GBR foil fencer and 2020 Olympian Marcus Mepstead has won in the Sustainable Travel category of the inaugural IOC Climate Action Awards, announced on Friday 29th September 2023.
Launched in November 2022, the IOC Climate Action Awards recognise Olympic and Paralympic athletes, international sports federations and national Olympic committees (NOCs) for proactive efforts in tackling climate change.
Mepstead, a long-time environmental advocate who has done work for the Trees For The Future charity, was shortlisted in both the Athlete Advocacy and Sustainable Travel categories. He won the latter award along with World Sailing and the Spanish Olympic Committee. More details here.
As well as the award, Mepstead also won a grant of $24,000 for the charity Trees For The Future, along with nineteen other Olympic and Paralympic athletes, in a related award sponsored by Proctor & Gamble, as part of their Athletes for Good (AFG) programme in partnership with the IOC and IPC, to provide financial resources directly to the community impact partners important to athletes.
Marcus said: “I am really happy to be receiving the Airbnb climate action award for sustainable travel as well as receiving the grant towards Trees For The Future from P&G. It’s really motivating to see so many athletes and organisations taking big steps towards tackling climate change, and I am really grateful to those within the IOC that are pushing these conversations into action.“
In addition to selling his car and opting to commute to training on foot and by bike, Mepstead has also implemented a seasonal travel plan that minimises emissions.
On Trees For The Future, he said: “I wanted to support them. What they do is they basically manage unsustainable land use. They help farmers in sub Saharan and East Africa, on managing their land and turning it from pretty unproductive and low-producing into a forest garden, over a six year programme which helps generate food security, financial security, jobs, and opportunities for women. It reduces conflict with surrounding nature and also within communities.
“When I first started working with them, one of the goals was to be able to fund like a forest garden but it’s expensive and with my funding, I didn’t have a huge amount that I would be able to contribute towards it. So I work out my carbon contribution from all the flights I take to compete, and offset it, and also then promote working with the charity and giving them a platform using my social media to basically advocate and promote what they do. We don’t get to choose which competitions we go to, because we have to go everywhere to collect points for Olympic qualification. So for me, the biggest thing I could do was was offset my carbon from my travel.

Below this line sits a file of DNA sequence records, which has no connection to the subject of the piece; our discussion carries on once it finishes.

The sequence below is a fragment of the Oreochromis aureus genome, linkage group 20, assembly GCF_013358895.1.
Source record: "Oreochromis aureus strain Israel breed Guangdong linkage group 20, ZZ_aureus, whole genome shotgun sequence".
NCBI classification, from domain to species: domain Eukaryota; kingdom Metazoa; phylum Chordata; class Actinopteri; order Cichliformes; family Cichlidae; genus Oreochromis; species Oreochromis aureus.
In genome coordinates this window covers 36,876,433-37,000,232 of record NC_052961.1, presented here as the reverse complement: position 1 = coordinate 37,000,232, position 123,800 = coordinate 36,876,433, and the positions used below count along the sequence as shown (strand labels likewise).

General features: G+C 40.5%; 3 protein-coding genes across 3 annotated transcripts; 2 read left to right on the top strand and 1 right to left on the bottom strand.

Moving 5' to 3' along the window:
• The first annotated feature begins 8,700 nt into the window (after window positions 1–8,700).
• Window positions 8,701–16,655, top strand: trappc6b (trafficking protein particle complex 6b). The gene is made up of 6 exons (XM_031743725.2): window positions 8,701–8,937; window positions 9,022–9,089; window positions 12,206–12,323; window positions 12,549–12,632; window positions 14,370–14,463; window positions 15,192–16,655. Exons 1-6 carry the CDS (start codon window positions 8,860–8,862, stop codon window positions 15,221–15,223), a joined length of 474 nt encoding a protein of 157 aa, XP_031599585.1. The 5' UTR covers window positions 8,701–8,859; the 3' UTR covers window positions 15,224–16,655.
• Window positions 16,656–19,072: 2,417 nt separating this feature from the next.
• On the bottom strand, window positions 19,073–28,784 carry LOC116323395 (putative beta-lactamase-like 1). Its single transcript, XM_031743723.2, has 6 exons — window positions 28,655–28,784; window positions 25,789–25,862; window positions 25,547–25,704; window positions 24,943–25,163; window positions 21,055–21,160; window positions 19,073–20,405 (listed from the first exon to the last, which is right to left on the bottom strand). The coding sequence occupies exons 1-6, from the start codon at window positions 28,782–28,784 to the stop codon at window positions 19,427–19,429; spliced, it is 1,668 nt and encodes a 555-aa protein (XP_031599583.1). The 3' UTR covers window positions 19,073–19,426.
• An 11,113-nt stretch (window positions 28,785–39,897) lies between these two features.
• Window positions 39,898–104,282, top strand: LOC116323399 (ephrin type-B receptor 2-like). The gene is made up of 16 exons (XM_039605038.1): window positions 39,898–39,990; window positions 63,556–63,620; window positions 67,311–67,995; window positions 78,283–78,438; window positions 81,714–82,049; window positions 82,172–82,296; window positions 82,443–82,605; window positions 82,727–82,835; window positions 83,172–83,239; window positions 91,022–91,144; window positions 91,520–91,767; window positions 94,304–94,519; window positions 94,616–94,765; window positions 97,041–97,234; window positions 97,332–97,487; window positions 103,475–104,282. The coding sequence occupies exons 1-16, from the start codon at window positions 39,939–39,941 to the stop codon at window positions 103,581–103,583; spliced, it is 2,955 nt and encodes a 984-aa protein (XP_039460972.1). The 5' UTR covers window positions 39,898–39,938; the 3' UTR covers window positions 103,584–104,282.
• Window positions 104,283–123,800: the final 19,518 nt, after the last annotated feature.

“Last year, with the help of of Trees for the Future and the Uganda Wildlife Authority, I went to Uganda to see some of the forest garden and meet some of the farmers, see gorillas and understand how they have created a economy out of sustainability and sustainable tourism and conservation.”
He added: “The key to being like a sustainable athlete is creating change within the sport and creating conversations and it was really cool to hear back from the IOC and to be shortlisted for this award and others as well.
“In the run up to the Tokyo Olympics I got involved in cheering people on, and it was an effort to get people more active, but for me it was also like a nice conversation about switching from your car to walking, taking greener transport where you can. I’ve had conversations with Team GB on how they can create a green space, and they’re looking at developing an athlete panel, letting athletes look at or contribute towards making sport a greener space. I’ve plenty of ideas – it’s about managing where it fits and where it works.”
Mepstead has also been working on creating a fencing glove made out of recycled ocean plastic, with a distinctive wave pattern. “I wanted it to be like fighting for the ocean when I was playing in tournaments. The goal was to create a sustainable range and kind of change the conversation to get manufacturers looking at it, and saying ‘okay, how do we get in on this?’ My goal was to have different manufacturers competing on how they can be more sustainable.”
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